Dr. Greene's Answer
Children’s skin can be quite sensitive to heat. Nursing mom’s often discover this, especially in the summertime, when their baby’s face turns red where it is against the mother’s skin. This redness comes from blood vessels in the area dilating to cool the skin down. Cooling the skin usually makes the rash disappear within hours, or even sooner.
Prickly heat (miliaria rubra) is a type of heat rash that lasts. Here the pores of the sweat glands get plugged, resulting in tiny pink bumps or even water blisters. These bumps tend to show up on covered parts of the skin, especially where there is friction from clothing. The forehead (under caps or visors), body folds, the upper back and chest, and the arms are the most common locations. It is thought that about 1-4% of infants develop prickly heat. (Pediatric Dermatology, February 2006).
Prickly heat is most common when it is hot and humid, but it can also occur in overdressed infants even during the winter. Applying oils and ointments makes prickly heat more likely (and take longer to clear up).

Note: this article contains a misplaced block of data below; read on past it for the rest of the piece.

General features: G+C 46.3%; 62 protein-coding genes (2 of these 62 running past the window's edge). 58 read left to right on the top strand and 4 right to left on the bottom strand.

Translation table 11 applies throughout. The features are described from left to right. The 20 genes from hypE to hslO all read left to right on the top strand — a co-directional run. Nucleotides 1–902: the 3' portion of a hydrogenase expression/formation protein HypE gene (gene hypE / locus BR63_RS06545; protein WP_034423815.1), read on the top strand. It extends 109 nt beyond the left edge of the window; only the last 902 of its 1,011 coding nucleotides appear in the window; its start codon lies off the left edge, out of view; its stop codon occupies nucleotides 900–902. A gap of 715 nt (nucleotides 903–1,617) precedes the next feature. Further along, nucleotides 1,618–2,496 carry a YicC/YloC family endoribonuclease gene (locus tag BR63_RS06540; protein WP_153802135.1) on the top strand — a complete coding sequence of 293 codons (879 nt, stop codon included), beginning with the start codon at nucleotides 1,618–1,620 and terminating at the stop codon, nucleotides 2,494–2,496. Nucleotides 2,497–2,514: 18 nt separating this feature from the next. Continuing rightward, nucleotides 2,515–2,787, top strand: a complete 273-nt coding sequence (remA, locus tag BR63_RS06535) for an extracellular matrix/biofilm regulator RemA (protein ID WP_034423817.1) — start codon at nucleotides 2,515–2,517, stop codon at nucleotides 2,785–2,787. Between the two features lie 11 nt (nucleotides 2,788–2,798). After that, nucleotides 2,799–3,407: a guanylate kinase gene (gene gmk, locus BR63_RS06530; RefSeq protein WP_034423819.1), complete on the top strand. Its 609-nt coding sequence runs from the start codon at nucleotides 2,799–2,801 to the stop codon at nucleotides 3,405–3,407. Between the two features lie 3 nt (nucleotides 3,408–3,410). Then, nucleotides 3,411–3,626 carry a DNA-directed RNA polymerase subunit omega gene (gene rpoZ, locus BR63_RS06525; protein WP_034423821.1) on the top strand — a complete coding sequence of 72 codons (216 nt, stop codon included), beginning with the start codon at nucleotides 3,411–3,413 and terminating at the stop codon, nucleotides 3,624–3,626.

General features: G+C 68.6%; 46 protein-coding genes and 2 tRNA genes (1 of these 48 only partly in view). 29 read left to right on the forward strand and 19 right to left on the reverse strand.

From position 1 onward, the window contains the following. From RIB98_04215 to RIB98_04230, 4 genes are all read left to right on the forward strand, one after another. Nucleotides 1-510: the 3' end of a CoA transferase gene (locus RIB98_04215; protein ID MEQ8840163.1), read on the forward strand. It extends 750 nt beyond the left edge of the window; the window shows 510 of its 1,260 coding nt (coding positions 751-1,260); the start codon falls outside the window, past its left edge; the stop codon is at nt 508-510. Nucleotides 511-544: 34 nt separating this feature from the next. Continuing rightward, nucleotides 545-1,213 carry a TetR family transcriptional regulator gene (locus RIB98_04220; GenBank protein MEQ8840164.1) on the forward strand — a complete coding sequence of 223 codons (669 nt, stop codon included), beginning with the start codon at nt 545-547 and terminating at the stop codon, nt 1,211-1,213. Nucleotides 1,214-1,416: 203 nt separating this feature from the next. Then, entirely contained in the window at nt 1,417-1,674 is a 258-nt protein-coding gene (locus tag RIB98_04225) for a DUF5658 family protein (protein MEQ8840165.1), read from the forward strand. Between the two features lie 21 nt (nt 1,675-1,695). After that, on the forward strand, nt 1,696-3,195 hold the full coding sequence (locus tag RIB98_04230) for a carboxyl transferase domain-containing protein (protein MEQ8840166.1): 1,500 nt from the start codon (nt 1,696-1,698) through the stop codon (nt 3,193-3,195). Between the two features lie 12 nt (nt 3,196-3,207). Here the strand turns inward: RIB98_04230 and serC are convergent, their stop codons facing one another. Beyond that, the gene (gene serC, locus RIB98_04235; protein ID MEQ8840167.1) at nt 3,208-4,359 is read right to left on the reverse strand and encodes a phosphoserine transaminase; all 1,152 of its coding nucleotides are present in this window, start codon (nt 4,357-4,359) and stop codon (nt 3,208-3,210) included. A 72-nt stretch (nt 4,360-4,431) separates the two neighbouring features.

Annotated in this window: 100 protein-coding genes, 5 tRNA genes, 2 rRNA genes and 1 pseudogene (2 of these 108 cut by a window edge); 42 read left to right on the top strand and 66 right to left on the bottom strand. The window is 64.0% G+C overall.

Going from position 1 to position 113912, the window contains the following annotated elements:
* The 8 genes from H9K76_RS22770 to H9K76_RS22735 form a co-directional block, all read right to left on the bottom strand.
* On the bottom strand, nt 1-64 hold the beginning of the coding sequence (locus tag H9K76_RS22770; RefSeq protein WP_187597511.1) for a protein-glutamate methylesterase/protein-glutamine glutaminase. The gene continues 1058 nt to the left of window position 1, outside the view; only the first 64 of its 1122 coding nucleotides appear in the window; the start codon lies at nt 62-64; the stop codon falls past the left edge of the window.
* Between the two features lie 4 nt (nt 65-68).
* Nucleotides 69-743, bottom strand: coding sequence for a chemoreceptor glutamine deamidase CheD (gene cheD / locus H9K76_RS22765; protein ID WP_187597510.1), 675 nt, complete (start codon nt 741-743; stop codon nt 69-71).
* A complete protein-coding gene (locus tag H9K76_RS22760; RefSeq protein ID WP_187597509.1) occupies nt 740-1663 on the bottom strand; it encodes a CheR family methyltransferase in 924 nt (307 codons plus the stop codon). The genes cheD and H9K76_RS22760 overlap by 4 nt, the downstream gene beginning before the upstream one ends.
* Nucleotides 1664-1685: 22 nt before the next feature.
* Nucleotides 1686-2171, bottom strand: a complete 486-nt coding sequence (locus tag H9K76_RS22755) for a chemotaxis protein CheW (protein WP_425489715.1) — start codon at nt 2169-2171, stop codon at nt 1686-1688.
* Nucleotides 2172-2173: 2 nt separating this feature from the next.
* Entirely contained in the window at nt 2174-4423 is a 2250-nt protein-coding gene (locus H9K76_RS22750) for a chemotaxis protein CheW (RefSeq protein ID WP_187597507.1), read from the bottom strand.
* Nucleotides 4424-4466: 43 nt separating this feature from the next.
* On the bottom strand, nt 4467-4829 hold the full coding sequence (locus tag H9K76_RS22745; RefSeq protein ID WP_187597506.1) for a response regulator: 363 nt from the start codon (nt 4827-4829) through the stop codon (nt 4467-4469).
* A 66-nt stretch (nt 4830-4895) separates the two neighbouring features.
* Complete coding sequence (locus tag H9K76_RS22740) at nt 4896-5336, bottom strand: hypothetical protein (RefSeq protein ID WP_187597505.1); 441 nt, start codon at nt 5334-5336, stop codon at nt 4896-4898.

Often prickly heat itches, and older children describe a ‘prickly’ sensation.
The rash can look quite similar to one caused by infected hair follicles (folliculitis), but if you look at the prickly heat bumps with a magnifying glass, no hair follicles will be seen.
I’ve also seen the itchy bumps of prickly heat confused with chicken pox, or the rash from the chicken pox vaccine.
Prickly heat is treated with gentle cleansing of the skin. I like using Stri-Dex Acne Medicated Sensitive Skin Pads; the salicylic acid helps to unplug the pores. Hydrocortisone cream (not ointment) can help with itching. Sometimes antihistamines are needed for the itching (and sleep). If the rash is infected, antibiotics may also be needed. With treatment, prickly heat should disappear within 2 or 3 days.
An important note: fever can produce prickly heat, but is not caused by it – if your child has a fever, you still need to find the reason.